Michael has lived in a different apartment building in Waikiki each year. He appreciates being able to walk out of his apartment, and within minutes being in local restaurants like Chiba-Ken, a friendly neighborhood sushi bar where he banters with the owner like old friends.

He watches sunsets from the open-air bars of venerable Waikiki Beach hotels and spends his evenings seeking out live music by Hawaii jazz trumpeter DeShannon Higa, or seeing plays at Diamond Head or Manoa Valley Theatres. He has ingeniously created his own comfortable little version of Manhattan in the heart of Honolulu, and he’s going to miss it greatly.

Before he leaves the island, Michael has less citylike things he’d like to scratch off his “To Do” list. “I would really like to visit Kauai, and I hope I get to eat chicken long rice again before I go. I also want one last look at the view from the top of Oahu’s Mariner’s Ridge hiking trail.”


The cast member whose “To Do Before I Go” list is the longest is Nestor Carbonell. Though he has portrayed Richard Alpert, one of the “Others,” off and on for three seasons now, he just moved his family to Oahu in August of last year. “We were really excited about living here, even though we knew the adventure would only last 10 months.”

Nestor is envious of his castmates who have lived here for years. “There’s a lot we want to do before we move back to L.A. It would be a shame, and a bit of an embarrassment, to leave Oahu without having learned how to ride a wave. That’s first on the list. And I definitely want to hike Koko Head Crater.”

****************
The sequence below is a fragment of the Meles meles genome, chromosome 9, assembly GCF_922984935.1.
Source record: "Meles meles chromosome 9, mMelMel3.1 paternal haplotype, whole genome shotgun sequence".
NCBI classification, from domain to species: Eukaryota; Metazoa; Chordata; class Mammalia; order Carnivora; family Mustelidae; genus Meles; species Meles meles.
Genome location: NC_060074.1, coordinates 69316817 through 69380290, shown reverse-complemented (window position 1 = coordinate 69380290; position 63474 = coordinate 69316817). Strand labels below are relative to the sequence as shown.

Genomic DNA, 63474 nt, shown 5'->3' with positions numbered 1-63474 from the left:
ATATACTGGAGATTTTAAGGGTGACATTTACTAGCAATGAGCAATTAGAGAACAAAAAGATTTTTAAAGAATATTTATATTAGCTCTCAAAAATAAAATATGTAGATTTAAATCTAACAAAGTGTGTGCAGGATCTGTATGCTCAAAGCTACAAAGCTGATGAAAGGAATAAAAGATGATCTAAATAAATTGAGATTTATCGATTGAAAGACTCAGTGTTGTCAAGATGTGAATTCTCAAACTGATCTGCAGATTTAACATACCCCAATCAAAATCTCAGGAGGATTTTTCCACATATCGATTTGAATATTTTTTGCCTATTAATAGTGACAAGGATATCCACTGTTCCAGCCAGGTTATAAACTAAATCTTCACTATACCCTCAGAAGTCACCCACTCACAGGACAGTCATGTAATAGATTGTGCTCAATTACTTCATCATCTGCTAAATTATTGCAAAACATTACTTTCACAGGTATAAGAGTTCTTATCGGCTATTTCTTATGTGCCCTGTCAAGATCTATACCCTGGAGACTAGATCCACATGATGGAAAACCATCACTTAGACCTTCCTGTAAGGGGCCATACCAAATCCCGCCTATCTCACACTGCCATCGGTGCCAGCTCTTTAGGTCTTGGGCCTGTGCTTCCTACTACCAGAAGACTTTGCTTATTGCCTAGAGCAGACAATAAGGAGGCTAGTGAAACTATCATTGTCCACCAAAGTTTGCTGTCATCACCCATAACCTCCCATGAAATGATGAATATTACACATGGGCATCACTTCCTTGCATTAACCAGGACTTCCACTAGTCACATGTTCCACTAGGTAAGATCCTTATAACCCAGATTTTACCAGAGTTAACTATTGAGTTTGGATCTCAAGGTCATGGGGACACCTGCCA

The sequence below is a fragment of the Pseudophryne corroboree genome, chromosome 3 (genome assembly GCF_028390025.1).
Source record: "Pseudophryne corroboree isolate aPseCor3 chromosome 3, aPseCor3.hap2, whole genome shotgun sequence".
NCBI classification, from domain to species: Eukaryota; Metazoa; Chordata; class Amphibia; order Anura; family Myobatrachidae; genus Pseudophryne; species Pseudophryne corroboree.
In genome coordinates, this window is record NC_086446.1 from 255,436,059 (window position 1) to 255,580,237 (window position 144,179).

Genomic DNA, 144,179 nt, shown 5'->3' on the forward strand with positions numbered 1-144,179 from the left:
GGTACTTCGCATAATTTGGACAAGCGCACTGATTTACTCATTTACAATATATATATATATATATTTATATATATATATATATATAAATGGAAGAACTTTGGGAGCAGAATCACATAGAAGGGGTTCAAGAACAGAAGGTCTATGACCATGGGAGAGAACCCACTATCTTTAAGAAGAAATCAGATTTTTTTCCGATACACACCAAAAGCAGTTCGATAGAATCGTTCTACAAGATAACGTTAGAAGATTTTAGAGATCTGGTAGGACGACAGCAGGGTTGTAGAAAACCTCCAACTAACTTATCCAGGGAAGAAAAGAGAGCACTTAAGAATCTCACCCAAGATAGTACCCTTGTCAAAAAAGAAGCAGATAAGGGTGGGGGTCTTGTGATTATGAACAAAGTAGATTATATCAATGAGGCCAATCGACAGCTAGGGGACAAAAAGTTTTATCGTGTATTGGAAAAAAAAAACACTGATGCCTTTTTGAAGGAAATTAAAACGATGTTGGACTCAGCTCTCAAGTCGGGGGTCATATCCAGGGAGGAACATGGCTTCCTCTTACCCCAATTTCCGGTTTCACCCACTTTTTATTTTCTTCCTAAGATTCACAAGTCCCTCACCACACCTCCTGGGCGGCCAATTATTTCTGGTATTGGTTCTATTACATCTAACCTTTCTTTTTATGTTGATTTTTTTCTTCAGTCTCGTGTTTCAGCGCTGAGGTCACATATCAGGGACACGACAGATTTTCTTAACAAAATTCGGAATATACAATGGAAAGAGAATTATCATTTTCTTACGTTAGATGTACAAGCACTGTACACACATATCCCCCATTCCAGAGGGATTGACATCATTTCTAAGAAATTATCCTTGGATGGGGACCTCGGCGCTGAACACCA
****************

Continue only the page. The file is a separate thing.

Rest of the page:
Lost’s final season premiered at Sunset on the Beach in Waikiki last January, and it signified the beginning of the end. The ticking of the clock grew louder. It was time for the cast to reflect on their lives here and to appreciate all that Hawaii has given them. It has been an incredible opportunity and experience for them all.

As they find themselves leaving the bliss and warmth of the island and returning to the hustle and bustle of Hollywood, there are two main things they should prepare for: speed limits over 50 miles an hour and reminding themselves that 70 degrees isn’t actually “cold.”

Categories: Culture, Oʻahu